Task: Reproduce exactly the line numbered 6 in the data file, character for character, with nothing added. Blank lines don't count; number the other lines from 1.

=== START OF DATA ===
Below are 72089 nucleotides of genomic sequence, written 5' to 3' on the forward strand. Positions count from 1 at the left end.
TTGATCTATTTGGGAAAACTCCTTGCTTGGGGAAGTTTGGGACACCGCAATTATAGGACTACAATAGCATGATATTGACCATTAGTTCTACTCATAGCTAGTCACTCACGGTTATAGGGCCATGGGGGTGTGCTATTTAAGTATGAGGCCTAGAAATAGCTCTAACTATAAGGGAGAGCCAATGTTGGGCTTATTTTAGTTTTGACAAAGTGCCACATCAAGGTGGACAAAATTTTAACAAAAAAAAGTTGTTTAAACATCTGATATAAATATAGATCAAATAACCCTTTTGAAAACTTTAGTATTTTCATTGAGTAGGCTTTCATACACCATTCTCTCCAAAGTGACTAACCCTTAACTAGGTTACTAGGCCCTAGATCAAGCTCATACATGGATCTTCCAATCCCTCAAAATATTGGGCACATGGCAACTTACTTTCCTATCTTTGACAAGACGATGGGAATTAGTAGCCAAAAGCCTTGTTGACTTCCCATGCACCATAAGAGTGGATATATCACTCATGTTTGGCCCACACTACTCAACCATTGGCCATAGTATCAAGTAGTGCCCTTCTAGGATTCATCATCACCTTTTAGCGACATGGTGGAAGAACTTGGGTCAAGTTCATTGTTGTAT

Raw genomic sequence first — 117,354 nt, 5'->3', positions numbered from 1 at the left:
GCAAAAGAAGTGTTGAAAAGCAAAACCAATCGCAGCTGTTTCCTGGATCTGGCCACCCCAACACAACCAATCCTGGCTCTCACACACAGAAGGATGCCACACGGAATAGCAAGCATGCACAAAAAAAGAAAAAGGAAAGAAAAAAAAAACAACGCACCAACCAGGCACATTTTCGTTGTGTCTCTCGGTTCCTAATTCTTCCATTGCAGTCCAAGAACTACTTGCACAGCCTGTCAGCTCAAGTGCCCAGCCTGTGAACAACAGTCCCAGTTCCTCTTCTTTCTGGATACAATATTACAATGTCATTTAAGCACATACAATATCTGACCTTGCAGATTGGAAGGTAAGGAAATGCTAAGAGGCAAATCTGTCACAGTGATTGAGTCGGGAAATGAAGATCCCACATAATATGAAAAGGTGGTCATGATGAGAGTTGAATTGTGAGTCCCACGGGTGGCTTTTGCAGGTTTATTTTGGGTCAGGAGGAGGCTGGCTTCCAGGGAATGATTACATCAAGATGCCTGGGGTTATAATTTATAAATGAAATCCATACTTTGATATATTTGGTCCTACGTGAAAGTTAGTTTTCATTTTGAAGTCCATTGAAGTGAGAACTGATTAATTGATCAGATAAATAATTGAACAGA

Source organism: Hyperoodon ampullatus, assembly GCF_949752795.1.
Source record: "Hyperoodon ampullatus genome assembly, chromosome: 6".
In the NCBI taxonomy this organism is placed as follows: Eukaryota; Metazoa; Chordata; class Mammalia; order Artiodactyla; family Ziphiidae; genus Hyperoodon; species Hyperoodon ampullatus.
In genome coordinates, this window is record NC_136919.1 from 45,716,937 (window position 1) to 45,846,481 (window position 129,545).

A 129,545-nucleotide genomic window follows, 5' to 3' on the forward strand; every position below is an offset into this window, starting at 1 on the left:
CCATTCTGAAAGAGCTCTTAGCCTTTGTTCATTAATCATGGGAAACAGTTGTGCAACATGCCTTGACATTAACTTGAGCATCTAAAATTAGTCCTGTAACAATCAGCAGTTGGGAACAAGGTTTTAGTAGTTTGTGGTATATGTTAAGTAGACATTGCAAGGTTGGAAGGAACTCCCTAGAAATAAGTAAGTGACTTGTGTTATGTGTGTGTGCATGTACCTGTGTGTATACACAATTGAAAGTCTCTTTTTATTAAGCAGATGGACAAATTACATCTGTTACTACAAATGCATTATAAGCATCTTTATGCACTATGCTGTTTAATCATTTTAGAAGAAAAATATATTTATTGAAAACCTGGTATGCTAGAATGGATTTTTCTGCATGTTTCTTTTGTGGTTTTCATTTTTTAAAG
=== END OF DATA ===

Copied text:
Source record: "Hyperoodon ampullatus genome assembly, chromosome: 6".